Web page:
I have long been vaguely aware that there once was a 'Luthjens Dance Hall' somewhere in New Orleans and that our mid-Twentieth Century traditional jazz heroes played there. But it was not until The Shotgun Jazz Band announced that they had recorded their 2014 CD entitled 'Yearning' at Luthjens that my curiosity was further aroused. (The CD, by the way, presents the music with a wonderfully clear 'empty hall' acoustic.)
I have set out to discover what I can about Luthjens and I learned, for example, that there had been an earlier Luthjens Dance Hall at a different location.
But I have not been able to discover any more than I am about to tell you; so if any reader can put me right on a point or two or send me more information, I would be glad to hear from you.
Here's the story.
There has always been a great fondness for dancing in New Orleans, so it is not surprising that many dance halls sprang up. Obviously they gave plentiful employment to musicians.
Having a good night out was not too expensive. The halls themselves would be sparsely furnished. There were bare wooden tables and simple chairs or benches.
Luthjens Dance Hall was situated in the 1200 block of Franklin Avenue (I think at the junction with Marais Street).
Jerome Luthjens ran this dance hall until his death in 1975. It continued in business under the management of his widow Louise until 1981, when it finally closed. With the help of Google Maps, I have located the building as it appears today:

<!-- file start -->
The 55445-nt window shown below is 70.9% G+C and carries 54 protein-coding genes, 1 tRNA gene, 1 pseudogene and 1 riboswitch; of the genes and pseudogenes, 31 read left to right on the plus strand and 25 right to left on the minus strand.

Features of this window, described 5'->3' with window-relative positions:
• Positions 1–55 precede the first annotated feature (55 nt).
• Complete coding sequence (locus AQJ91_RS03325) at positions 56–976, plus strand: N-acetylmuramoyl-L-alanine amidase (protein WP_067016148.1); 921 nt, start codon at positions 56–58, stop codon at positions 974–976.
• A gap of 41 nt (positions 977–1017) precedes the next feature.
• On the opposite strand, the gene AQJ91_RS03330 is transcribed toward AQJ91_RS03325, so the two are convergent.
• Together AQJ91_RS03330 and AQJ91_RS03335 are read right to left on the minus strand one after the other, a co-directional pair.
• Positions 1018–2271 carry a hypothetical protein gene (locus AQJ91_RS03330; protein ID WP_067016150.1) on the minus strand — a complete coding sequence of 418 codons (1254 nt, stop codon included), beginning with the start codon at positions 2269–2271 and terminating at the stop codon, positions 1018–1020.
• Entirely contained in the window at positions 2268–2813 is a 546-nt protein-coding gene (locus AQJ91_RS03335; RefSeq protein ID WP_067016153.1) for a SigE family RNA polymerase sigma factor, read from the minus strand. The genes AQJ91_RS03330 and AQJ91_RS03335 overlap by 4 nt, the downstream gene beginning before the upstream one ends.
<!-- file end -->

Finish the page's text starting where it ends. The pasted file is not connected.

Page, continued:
In more recent times, bands have not been giving public performances at Luthjens. The reasons may be partly that the area has been re-classified as a 'residential zone' and partly that Luthjens no longer has a liquor licence and mainly that about one-third of the building is now occupied by a recording studio. Here's how it looks inside:
This was where, in 2014, The Shotgun Jazz Band made their CD. They chose not to use the main studio's facilities or equipment. They just set up on the stage as if at a regular gig and used a combination of room microphones and and close microphones.
The resulting product was excellent and nostalgic. Amy Johnson filmed them in the Hall while they were recording one of the tunes. You can watch the video by clicking here. Although there is no audience present, it gives us an idea of what it was like to play there, especially as this band has so much in common with the De De Pierce Band of half a century earlier.
By the way, the name is sometimes given as Luthjen's Dance Hall; but this is the result of a punctuation error. Mrs. Luthjens' name definitely ended with the 's'. It should be written Luthjens' Dance Hall or Luthjens Dance Hall.
[with thanks to several readers, including John Dixon, who have already sent me helpful information]